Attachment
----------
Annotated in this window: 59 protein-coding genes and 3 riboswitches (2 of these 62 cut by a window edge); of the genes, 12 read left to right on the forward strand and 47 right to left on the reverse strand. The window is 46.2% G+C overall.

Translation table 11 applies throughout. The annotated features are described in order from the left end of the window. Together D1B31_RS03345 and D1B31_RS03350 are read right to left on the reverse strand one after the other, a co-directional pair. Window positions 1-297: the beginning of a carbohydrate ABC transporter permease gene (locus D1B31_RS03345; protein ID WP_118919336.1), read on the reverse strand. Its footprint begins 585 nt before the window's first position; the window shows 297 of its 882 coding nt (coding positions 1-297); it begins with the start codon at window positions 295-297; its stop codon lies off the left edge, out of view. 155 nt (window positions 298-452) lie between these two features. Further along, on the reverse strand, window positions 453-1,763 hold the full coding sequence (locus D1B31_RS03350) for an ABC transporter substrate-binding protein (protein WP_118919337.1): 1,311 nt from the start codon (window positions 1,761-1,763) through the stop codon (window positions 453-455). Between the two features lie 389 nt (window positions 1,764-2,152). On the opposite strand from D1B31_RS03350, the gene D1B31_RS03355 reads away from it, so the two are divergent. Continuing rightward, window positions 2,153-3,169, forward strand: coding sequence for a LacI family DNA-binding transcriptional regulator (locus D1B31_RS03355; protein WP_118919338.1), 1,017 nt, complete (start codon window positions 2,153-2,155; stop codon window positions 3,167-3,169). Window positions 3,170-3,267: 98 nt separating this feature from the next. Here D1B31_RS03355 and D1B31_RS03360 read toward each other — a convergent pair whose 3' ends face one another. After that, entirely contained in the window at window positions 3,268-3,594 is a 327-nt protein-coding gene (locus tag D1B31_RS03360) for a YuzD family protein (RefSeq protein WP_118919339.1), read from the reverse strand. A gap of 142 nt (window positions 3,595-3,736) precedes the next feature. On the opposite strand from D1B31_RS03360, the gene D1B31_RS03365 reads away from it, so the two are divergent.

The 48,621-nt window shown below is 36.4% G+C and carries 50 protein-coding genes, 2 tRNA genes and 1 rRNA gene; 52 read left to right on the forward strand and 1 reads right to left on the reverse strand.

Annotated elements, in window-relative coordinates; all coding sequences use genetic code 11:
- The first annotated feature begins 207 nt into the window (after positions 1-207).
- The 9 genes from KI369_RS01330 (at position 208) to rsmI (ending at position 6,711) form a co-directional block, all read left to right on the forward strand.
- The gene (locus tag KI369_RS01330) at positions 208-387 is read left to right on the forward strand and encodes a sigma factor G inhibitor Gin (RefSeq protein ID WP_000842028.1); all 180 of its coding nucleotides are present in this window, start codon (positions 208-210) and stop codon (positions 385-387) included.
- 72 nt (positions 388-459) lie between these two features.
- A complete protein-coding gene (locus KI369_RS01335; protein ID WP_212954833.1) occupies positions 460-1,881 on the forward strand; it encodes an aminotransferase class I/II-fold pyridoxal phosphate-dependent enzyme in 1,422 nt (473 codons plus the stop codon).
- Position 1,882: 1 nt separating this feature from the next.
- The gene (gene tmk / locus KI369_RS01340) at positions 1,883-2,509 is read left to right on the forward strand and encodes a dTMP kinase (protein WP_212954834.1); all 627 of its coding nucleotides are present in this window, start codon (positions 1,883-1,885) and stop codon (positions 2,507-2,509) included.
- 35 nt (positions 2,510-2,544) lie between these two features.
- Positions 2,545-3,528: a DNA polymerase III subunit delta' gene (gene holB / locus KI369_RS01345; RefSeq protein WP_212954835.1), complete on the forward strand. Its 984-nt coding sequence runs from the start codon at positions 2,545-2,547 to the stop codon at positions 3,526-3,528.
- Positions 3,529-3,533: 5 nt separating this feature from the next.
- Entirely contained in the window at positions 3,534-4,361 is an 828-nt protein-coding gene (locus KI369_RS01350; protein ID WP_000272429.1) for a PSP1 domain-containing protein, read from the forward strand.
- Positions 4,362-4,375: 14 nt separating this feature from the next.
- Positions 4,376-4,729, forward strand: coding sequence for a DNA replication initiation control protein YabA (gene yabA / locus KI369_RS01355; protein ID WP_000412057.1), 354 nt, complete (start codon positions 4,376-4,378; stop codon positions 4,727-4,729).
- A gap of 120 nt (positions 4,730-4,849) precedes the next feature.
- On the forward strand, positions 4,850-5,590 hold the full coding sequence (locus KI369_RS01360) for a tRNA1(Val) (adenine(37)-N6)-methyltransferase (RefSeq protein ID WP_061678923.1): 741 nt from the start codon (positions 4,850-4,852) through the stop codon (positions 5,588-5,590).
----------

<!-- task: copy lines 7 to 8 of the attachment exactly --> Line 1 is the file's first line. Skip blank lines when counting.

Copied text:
- The gene (locus tag KI369_RS01330) at positions 208-387 is read left to right on the forward strand and encodes a sigma factor G inhibitor Gin (RefSeq protein ID WP_000842028.1); all 180 of its coding nucleotides are present in this window, start codon (positions 208-210) and stop codon (positions 385-387) included.
- 72 nt (positions 388-459) lie between these two features.